Strategic Encirclement of India
When Asia’s leaders meet at the annual East Asia summit to discuss geo-strategic and economic issues of common interest, most of the discussions on the sidelines of the summit are centred on China’s aggressive posturing in its area of influence. China’s recent assertiveness in the South China Sea and its belligerence on the Senkaku/ Diaoyu islands are indicators of its growing proclivity to settle territorial and boundary disputes by force rather than through diplomatic negotiations.
As part of his recent three nation Indian Ocean tour, Narendra Modi became the first Indian Prime Minister to visit Seychelles after 34 years; Indira Gandhi being the last in 1981. Modi led a high level delegation which included among others Foreign Secretary and National Security Adviser, and his visit saw signing of four pacts, including one on bolstering maritime security and closer cooperation in ‘ocean economy’.
Evolution of Bilateral Relations and Areas of Cooperation
Two small vessels, probably trawlers, slipped out of Keti Bandar, a small fishing port near Karachi and headed towards the Indo-Pak maritime border. The radio communications between these vessels and people on shore were intercepted by NTRO, which passed them on to the Coast Guard. Apprehensive of an operation similar to the one enacted by Pakistan in Mumbai on 26th November 2008 (26/11), in which 154 innocent people were butchered by ten terrorists, the Coast Guard immediately acted.
According to Will Durant, discovery of agriculture and invention of printing press are two breakthroughs which have fashioned and transformed the course of history. Modern historians believe that another invention which drastically altered the course of history was the discovery of trade winds by Hippolus in 45 AD. It gave rise to Indian Ocean trade, which was stable, continuous and less risky due to predictability of monsoon winds.
Newly elected President of Sri Lanka Maithripala Sirisena’s visit to India from Feb 15-18 had justifiably raised hopes and expectations, both in Colombo and in New Delhi, of a major‘course correction’ that could mark the onset of a new, vigorous and dynamic bilateral relations between the two countries. The reasons for such high expectations were many.
While inaugurating the biennial air show Aero-India 2015 at Bengaluru on February 18th, 2015, Prime Minister Narendra Modi said India did not like being labelled the world’s largest importer of weapons systems. With less than ten days left for the presentation of the NDA government’s second budget, the Prime Minister said in the era of shrinking defence budgets, India could become a global manufacturing and export hub for arms and defence equipment. Is that statement indicative of the shape of the defence budget to be presented to Parliament shortly?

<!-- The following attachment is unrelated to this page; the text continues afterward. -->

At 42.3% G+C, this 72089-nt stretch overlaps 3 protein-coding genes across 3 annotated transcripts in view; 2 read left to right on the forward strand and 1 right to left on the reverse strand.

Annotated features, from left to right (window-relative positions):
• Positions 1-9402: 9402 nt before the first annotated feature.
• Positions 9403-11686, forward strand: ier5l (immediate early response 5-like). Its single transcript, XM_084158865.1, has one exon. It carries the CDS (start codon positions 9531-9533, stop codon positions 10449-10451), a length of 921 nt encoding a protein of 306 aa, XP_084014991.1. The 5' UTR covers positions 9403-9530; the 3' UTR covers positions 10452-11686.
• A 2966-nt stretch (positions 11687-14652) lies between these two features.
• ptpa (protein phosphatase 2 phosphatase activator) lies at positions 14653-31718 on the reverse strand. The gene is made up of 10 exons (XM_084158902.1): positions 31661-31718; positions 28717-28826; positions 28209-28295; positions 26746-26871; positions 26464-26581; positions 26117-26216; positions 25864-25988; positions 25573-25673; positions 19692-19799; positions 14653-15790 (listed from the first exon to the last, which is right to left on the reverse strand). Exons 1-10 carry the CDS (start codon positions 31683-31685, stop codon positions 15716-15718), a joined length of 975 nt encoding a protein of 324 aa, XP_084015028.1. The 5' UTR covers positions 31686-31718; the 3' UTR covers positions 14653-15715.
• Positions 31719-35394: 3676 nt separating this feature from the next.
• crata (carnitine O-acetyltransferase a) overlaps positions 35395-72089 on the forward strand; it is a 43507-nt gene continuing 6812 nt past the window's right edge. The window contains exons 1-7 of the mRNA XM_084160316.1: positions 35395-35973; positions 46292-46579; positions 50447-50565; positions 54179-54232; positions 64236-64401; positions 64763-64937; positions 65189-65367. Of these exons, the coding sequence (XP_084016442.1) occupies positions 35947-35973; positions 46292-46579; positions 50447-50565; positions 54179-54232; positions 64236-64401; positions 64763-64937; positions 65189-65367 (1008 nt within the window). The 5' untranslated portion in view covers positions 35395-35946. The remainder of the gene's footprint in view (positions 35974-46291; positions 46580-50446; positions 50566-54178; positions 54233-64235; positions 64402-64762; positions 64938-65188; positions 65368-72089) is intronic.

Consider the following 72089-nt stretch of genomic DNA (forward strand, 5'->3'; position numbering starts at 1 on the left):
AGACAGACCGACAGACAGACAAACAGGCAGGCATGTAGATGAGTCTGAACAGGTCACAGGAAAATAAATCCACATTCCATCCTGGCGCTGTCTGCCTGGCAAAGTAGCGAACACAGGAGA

Going by past experience, India’s latest initiative to engage Pakistan will not deliver the results it expects. The Government cancelled the Foreign Secretary level talks in August last year because the Pakistani High Commissioner in Delhi chose to meet the Hurriyat leaders in advance to mark the point that the “people of Kashmir”- whose true representatives in its eyes are those who contest India’s sovereignty over J&K and seek self-determination- are an interested party and should be included in a trilateral dialogue, a formula that India obviously rejects.
India’s relations with the Islamic Republic of Iran over the last few years have been marked by various hurdles. These pertained to the unresolved payment imbroglio for the import of Iranian crude oil; inability to streamline trade between the two countries and various other issues. These limitations have cropped up ever since the United States imposed economic sanctions on Iran for its controversial nuclear programme. The sanctions have led to negative impacts on India’s overall bilateral relations with Iran.
With fears of confrontation between the supporters of President Abdulla Yameen Abdul Gayoom and former President and human right activist Mohamed Nasheed sparking a wave of unrest in this littoral nation, Maldives has yet again attracted world attention, albeit for the wrong reasons.
A quick peep into the past
To better understand the current happenings in this island nation, it’s pertinent to take a quick peep into the major events over the last two years.